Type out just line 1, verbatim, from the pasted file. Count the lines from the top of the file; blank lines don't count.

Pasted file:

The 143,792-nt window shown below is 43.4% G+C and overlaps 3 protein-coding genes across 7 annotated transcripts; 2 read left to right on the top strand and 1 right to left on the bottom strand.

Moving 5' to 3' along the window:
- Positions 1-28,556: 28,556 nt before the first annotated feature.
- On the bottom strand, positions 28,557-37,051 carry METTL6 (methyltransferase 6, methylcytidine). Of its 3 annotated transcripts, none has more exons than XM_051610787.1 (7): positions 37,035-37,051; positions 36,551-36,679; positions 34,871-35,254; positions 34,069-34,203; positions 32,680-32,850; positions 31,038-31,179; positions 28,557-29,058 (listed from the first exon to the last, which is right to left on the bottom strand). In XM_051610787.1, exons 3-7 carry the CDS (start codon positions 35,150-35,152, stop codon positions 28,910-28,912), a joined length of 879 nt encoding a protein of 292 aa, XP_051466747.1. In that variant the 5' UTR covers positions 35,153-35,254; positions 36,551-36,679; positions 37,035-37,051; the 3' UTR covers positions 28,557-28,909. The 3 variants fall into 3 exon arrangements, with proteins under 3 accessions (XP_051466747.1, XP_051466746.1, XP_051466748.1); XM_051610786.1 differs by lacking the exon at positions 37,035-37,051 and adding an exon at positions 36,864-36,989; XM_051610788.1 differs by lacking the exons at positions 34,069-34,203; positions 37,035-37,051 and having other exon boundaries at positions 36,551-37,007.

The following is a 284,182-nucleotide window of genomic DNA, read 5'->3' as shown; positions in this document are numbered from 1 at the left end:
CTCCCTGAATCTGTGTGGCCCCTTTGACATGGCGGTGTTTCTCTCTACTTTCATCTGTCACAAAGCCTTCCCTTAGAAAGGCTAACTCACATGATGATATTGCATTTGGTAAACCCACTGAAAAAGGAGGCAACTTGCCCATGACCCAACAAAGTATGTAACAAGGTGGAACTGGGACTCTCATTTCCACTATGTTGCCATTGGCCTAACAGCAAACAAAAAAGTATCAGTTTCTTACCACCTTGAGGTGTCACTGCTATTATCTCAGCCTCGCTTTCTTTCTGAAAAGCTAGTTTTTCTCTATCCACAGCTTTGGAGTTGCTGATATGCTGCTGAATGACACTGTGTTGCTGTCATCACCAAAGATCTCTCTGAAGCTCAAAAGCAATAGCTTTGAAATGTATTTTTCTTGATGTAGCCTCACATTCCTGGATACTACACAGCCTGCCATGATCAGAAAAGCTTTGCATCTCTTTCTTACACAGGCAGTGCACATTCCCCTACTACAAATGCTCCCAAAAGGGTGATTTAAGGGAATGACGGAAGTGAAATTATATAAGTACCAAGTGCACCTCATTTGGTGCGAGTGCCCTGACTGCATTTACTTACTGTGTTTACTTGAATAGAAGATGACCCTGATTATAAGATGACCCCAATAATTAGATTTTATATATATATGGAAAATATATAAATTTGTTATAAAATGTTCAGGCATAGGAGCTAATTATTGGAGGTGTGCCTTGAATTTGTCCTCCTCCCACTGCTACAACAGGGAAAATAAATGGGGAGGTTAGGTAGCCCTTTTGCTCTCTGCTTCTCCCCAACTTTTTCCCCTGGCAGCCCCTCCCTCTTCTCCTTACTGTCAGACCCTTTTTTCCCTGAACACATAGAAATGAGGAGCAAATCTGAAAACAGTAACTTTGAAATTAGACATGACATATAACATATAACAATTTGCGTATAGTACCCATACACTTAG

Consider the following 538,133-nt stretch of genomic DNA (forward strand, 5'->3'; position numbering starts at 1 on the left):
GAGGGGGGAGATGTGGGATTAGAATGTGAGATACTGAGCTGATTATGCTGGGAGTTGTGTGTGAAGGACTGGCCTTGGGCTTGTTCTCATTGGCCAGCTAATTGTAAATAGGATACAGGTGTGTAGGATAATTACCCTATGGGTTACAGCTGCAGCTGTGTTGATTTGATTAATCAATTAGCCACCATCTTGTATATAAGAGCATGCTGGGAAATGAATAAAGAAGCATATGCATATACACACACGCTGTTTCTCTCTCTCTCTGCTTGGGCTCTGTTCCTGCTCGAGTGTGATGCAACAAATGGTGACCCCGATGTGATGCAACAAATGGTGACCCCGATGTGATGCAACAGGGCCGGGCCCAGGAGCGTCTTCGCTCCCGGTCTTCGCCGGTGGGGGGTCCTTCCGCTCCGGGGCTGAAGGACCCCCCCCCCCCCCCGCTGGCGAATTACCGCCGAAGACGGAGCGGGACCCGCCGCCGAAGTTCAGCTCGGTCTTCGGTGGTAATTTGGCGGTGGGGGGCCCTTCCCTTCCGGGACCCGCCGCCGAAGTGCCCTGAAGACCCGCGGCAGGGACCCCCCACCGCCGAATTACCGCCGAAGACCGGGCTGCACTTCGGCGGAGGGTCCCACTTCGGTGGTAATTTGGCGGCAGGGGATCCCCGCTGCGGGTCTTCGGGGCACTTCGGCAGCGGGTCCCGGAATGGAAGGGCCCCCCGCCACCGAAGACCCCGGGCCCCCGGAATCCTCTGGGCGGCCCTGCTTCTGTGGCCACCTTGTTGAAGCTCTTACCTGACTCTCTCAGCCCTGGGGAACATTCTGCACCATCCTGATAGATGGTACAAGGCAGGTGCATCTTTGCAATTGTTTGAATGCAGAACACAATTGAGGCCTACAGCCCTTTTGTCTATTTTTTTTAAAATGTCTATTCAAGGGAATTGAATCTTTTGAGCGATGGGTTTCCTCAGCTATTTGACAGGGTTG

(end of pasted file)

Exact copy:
The 143,792-nt window shown below is 43.4% G+C and overlaps 3 protein-coding genes across 7 annotated transcripts; 2 read left to right on the top strand and 1 right to left on the bottom strand.